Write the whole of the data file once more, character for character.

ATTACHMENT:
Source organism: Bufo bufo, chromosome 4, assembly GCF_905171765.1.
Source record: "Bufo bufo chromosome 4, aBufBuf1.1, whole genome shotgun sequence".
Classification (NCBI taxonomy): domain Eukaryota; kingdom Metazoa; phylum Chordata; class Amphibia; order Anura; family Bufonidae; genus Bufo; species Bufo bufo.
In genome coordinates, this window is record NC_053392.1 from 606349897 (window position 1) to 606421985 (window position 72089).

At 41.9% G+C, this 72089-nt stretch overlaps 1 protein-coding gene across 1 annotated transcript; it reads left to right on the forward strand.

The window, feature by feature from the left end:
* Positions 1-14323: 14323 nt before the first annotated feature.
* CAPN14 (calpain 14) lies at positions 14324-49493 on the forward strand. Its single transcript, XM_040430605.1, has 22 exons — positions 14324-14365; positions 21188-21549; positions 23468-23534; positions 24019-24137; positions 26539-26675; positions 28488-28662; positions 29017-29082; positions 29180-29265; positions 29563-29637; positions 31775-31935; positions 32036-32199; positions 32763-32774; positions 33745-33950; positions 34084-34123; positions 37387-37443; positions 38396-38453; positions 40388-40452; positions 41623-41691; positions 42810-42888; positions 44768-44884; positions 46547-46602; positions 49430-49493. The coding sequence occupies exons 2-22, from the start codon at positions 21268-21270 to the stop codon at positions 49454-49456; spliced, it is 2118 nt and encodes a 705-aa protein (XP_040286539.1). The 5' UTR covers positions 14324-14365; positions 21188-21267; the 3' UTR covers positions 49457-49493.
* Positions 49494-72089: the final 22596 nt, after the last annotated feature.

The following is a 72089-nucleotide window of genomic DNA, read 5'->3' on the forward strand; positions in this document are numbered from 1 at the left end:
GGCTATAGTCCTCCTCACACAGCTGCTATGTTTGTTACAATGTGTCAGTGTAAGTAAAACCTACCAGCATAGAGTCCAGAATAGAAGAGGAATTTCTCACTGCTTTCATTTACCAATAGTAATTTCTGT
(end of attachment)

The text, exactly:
Source organism: Bufo bufo, chromosome 4, assembly GCF_905171765.1.
Source record: "Bufo bufo chromosome 4, aBufBuf1.1, whole genome shotgun sequence".
Classification (NCBI taxonomy): domain Eukaryota; kingdom Metazoa; phylum Chordata; class Amphibia; order Anura; family Bufonidae; genus Bufo; species Bufo bufo.
In genome coordinates, this window is record NC_053392.1 from 606349897 (window position 1) to 606421985 (window position 72089).

At 41.9% G+C, this 72089-nt stretch overlaps 1 protein-coding gene across 1 annotated transcript; it reads left to right on the forward strand.

The window, feature by feature from the left end:
* Positions 1-14323: 14323 nt before the first annotated feature.
* CAPN14 (calpain 14) lies at positions 14324-49493 on the forward strand. Its single transcript, XM_040430605.1, has 22 exons — positions 14324-14365; positions 21188-21549; positions 23468-23534; positions 24019-24137; positions 26539-26675; positions 28488-28662; positions 29017-29082; positions 29180-29265; positions 29563-29637; positions 31775-31935; positions 32036-32199; positions 32763-32774; positions 33745-33950; positions 34084-34123; positions 37387-37443; positions 38396-38453; positions 40388-40452; positions 41623-41691; positions 42810-42888; positions 44768-44884; positions 46547-46602; positions 49430-49493. The coding sequence occupies exons 2-22, from the start codon at positions 21268-21270 to the stop codon at positions 49454-49456; spliced, it is 2118 nt and encodes a 705-aa protein (XP_040286539.1). The 5' UTR covers positions 14324-14365; positions 21188-21267; the 3' UTR covers positions 49457-49493.
* Positions 49494-72089: the final 22596 nt, after the last annotated feature.

The following is a 72089-nucleotide window of genomic DNA, read 5'->3' on the forward strand; positions in this document are numbered from 1 at the left end:
GGCTATAGTCCTCCTCACACAGCTGCTATGTTTGTTACAATGTGTCAGTGTAAGTAAAACCTACCAGCATAGAGTCCAGAATAGAAGAGGAATTTCTCACTGCTTTCATTTACCAATAGTAATTTCTGT